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New Homes Help Spur Old Neighborhoods
The first new home built on a site where dilapidated housing was torn down in one of Sioux Falls' oldest neighborhoods went on the market in October. The open house in the Whittier Neighborhood marked the event, and Mayor Dave Munson gave his full support.
Through the collaborative efforts of the Sioux Falls Housing Corporation, the nonprofit arm of the Sioux Falls Housing Authority, and the City of Sioux Falls Community Development Office (http://www.siouxfalls.org/comdev/index.asp) resources were shared to make this new affordable housing project possible and to improve the Whittier Neighborhood. Using HOME and other program funds from the City of Sioux Falls, the Housing Corporation purchased six of the most dilapidated houses in a 10-block area. Most of the houses were beyond repair and had to be torn down, but now, new homes are being built on the old lots.
The first new home in this project is listed for $98,500, has 1,100 square feet, three bedrooms, and an unfinished basement with room for another bedroom and bath. It's a great opportunity for low-income families. A qualified family could purchase this home with a monthly payment as little as $800, using down payment and closing cost assistance from the City's Housing Assistance Payment program and a low-interest first-time homebuyer loan from the South Dakota Housing Development Authority (http://www.sdhda.org).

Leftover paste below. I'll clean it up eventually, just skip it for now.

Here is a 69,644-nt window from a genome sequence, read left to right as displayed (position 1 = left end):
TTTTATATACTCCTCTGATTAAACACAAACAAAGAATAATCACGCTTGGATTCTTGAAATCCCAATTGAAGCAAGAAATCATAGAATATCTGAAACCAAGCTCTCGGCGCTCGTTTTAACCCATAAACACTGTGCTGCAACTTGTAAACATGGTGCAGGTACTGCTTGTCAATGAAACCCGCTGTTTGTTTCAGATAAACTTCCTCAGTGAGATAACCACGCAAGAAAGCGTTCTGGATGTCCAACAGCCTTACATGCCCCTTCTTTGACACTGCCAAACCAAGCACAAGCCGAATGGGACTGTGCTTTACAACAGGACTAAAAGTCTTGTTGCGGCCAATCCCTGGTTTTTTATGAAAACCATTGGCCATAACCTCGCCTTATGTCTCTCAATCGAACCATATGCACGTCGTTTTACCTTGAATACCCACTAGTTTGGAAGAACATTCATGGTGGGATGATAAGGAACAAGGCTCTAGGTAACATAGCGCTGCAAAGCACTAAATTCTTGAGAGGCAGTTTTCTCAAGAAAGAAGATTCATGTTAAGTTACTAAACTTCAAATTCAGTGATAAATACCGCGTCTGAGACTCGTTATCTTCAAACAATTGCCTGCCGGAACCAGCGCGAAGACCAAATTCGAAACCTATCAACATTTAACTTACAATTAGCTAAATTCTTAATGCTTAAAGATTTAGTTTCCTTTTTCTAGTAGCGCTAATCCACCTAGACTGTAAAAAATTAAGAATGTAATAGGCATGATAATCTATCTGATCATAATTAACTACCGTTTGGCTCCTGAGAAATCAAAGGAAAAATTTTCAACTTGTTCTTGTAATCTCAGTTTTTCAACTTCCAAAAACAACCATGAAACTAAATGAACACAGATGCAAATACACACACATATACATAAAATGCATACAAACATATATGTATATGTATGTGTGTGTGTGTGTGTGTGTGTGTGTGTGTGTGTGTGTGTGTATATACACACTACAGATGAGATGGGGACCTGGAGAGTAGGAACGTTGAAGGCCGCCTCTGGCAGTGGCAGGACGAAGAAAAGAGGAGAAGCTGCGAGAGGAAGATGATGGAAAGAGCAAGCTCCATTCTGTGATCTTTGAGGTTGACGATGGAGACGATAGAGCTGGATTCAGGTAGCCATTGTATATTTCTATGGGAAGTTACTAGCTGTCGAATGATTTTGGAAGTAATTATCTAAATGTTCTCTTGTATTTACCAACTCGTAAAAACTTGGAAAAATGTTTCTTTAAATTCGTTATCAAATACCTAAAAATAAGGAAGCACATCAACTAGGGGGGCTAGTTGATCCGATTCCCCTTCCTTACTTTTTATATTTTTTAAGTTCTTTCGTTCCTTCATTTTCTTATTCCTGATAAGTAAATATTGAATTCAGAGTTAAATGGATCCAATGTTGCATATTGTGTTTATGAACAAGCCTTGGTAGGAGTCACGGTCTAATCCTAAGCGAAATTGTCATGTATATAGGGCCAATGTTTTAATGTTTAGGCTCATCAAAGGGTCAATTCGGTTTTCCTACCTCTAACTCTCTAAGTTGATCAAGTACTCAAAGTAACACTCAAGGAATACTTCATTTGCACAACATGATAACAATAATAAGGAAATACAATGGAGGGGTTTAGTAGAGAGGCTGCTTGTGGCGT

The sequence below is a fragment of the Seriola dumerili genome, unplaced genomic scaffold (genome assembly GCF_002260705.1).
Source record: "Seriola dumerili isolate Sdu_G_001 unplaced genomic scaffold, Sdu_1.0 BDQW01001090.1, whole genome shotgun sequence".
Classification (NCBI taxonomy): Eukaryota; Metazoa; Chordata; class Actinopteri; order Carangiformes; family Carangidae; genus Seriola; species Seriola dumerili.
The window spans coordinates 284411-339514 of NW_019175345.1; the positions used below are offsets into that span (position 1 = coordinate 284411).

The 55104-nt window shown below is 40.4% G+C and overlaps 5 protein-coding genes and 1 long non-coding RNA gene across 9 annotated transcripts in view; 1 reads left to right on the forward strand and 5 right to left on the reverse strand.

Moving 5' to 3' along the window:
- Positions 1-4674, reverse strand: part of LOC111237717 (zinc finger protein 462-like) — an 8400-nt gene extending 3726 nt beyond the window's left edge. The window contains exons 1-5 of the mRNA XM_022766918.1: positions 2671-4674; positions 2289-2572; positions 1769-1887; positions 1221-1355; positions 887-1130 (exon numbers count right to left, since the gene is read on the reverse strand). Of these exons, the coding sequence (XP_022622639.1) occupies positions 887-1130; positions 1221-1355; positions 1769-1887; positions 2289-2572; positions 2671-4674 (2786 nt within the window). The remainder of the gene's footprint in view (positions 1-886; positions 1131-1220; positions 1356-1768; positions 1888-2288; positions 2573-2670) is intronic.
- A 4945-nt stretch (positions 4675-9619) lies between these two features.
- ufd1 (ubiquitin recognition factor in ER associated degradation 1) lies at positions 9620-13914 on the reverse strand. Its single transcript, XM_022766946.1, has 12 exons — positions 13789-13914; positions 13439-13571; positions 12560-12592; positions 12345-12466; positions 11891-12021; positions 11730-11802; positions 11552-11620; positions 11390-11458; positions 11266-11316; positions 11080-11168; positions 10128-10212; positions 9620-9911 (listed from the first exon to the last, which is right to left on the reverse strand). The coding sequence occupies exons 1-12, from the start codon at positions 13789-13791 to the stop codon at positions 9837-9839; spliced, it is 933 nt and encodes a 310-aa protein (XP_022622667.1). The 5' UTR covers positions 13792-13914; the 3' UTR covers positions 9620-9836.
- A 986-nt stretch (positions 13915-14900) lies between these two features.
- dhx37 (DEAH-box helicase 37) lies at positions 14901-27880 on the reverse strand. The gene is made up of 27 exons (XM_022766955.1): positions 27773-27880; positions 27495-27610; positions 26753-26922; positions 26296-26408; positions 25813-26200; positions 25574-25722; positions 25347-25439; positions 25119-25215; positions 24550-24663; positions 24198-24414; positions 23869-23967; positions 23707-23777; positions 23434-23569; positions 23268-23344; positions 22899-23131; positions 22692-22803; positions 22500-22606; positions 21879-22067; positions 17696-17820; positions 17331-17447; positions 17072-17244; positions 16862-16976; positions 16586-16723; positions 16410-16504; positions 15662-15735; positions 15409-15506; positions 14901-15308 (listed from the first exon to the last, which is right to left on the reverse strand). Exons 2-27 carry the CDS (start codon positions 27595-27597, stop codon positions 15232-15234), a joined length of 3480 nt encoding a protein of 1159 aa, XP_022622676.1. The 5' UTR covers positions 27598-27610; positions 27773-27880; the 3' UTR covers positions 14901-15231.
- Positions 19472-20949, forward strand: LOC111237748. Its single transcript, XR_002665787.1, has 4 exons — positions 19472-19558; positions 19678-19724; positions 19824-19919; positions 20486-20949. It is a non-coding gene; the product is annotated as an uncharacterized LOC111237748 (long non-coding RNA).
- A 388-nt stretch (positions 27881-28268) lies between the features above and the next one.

The Sioux Falls Housing Corporation also has five other properties in various stages of completion. Two more homes should go on the market by the end of the year. The goal is to build or rehabilitate 5 to 10 homes each year, and to expand this program into other older neighborhoods. The program is having a positive influence on other homeowners in the neighborhood. Since the start of this program, neighbors have begun to fix up their own homes, helping to revitalize this older part of the city.
For more information on this program or if you are interested in purchasing one of the homes being built, contact Shireen Ranschau at (605) 332-0704.
Content Archived: April 5, 2011